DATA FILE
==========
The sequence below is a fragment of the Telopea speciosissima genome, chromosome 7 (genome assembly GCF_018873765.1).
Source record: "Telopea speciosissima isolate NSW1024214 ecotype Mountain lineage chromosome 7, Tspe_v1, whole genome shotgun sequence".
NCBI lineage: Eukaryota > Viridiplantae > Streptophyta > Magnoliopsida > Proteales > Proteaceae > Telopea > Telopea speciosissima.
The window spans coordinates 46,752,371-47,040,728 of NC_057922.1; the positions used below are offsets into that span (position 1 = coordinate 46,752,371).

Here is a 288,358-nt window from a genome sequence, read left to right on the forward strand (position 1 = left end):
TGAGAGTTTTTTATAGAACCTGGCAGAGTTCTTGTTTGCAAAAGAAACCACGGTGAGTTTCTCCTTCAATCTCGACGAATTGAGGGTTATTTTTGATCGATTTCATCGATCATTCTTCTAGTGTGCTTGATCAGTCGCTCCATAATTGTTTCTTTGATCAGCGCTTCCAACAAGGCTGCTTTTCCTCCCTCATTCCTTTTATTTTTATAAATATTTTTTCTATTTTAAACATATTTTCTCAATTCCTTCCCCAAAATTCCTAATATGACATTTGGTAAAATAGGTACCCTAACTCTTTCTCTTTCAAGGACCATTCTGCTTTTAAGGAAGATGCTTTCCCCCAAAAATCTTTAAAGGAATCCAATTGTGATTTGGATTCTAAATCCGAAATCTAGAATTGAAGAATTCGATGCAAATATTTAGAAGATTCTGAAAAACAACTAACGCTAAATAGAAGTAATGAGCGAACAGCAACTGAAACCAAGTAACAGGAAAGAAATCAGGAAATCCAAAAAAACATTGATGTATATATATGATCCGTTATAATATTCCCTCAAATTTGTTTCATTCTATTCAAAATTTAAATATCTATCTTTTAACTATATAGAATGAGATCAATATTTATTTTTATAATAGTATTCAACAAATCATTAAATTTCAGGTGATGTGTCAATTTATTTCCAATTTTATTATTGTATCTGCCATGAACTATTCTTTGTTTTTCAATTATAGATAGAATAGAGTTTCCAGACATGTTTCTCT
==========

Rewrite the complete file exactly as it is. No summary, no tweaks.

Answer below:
The sequence below is a fragment of the Telopea speciosissima genome, chromosome 7 (genome assembly GCF_018873765.1).
Source record: "Telopea speciosissima isolate NSW1024214 ecotype Mountain lineage chromosome 7, Tspe_v1, whole genome shotgun sequence".
NCBI lineage: Eukaryota > Viridiplantae > Streptophyta > Magnoliopsida > Proteales > Proteaceae > Telopea > Telopea speciosissima.
The window spans coordinates 46,752,371-47,040,728 of NC_057922.1; the positions used below are offsets into that span (position 1 = coordinate 46,752,371).

Here is a 288,358-nt window from a genome sequence, read left to right on the forward strand (position 1 = left end):
TGAGAGTTTTTTATAGAACCTGGCAGAGTTCTTGTTTGCAAAAGAAACCACGGTGAGTTTCTCCTTCAATCTCGACGAATTGAGGGTTATTTTTGATCGATTTCATCGATCATTCTTCTAGTGTGCTTGATCAGTCGCTCCATAATTGTTTCTTTGATCAGCGCTTCCAACAAGGCTGCTTTTCCTCCCTCATTCCTTTTATTTTTATAAATATTTTTTCTATTTTAAACATATTTTCTCAATTCCTTCCCCAAAATTCCTAATATGACATTTGGTAAAATAGGTACCCTAACTCTTTCTCTTTCAAGGACCATTCTGCTTTTAAGGAAGATGCTTTCCCCCAAAAATCTTTAAAGGAATCCAATTGTGATTTGGATTCTAAATCCGAAATCTAGAATTGAAGAATTCGATGCAAATATTTAGAAGATTCTGAAAAACAACTAACGCTAAATAGAAGTAATGAGCGAACAGCAACTGAAACCAAGTAACAGGAAAGAAATCAGGAAATCCAAAAAAACATTGATGTATATATATGATCCGTTATAATATTCCCTCAAATTTGTTTCATTCTATTCAAAATTTAAATATCTATCTTTTAACTATATAGAATGAGATCAATATTTATTTTTATAATAGTATTCAACAAATCATTAAATTTCAGGTGATGTGTCAATTTATTTCCAATTTTATTATTGTATCTGCCATGAACTATTCTTTGTTTTTCAATTATAGATAGAATAGAGTTTCCAGACATGTTTCTCT